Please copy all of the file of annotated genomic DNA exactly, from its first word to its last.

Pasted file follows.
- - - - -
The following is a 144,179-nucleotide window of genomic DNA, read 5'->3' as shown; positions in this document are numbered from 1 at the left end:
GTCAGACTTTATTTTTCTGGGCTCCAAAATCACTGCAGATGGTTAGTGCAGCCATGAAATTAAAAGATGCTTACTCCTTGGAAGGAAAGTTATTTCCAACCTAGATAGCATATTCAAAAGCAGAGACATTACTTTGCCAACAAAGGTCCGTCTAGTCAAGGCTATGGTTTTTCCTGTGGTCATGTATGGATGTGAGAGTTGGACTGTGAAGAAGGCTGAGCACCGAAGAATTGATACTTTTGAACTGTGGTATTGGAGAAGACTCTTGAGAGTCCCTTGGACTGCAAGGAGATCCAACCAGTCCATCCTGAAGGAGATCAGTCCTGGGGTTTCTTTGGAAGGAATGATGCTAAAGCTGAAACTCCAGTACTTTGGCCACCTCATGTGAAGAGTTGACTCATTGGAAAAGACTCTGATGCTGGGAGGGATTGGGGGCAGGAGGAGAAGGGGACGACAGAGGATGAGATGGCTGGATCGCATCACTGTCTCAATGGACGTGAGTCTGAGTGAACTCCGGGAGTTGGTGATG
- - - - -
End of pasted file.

The following is a 144,179-nucleotide window of genomic DNA, read 5'->3' as shown; positions in this document are numbered from 1 at the left end:
GTCAGACTTTATTTTTCTGGGCTCCAAAATCACTGCAGATGGTTAGTGCAGCCATGAAATTAAAAGATGCTTACTCCTTGGAAGGAAAGTTATTTCCAACCTAGATAGCATATTCAAAAGCAGAGACATTACTTTGCCAACAAAGGTCCGTCTAGTCAAGGCTATGGTTTTTCCTGTGGTCATGTATGGATGTGAGAGTTGGACTGTGAAGAAGGCTGAGCACCGAAGAATTGATACTTTTGAACTGTGGTATTGGAGAAGACTCTTGAGAGTCCCTTGGACTGCAAGGAGATCCAACCAGTCCATCCTGAAGGAGATCAGTCCTGGGGTTTCTTTGGAAGGAATGATGCTAAAGCTGAAACTCCAGTACTTTGGCCACCTCATGTGAAGAGTTGACTCATTGGAAAAGACTCTGATGCTGGGAGGGATTGGGGGCAGGAGGAGAAGGGGACGACAGAGGATGAGATGGCTGGATCGCATCACTGTCTCAATGGACGTGAGTCTGAGTGAACTCCGGGAGTTGGTGATG